engrosser

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English[edit]

Etymology[edit]

engross +‎ -er

Noun[edit]

engrosser (plural engrossers)

  1. One who copies a piece of writing in large, attractive characters.
  2. One who takes the whole; a purchaser of such quantities in a market as to raise the price; a forestaller.
    • 1691, [John Locke], Some Considerations of the Consequences of the Lowering of Interest, and Raising the Value of Money. [], London: [] Awnsham and John Churchill, [], published 1692, OCLC 933799310:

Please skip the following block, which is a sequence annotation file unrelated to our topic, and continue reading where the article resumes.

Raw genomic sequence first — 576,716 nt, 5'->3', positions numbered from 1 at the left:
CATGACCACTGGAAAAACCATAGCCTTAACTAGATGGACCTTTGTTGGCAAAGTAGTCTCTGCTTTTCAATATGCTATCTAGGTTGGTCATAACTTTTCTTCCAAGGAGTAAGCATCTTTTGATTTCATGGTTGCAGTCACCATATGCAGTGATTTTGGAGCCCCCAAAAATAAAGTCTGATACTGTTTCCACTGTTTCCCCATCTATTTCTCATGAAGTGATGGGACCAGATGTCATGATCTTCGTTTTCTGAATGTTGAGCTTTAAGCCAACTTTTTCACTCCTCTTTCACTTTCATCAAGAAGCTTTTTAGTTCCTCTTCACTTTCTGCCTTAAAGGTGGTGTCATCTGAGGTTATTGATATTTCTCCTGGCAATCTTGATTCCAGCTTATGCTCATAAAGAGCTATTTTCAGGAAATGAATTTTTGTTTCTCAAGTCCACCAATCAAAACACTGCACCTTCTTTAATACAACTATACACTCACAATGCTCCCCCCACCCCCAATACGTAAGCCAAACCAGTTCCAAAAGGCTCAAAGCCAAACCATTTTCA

if the engrossing be of all the commodity , and it be of general use , the price is at the will of the engrosser

References[edit]


French[edit]

Etymology[edit]

From en- +‎ gros +‎ -er.

Pronunciation[edit]

  • IPA(key): /ɑ̃.ɡʁo.se/
  • (file)
  • (file)

Verb[edit]

engrosser

  1. (colloquial, transitive) to impregnate, to knock up
    Synonym: encloquer

Conjugation[edit]

Further reading[edit]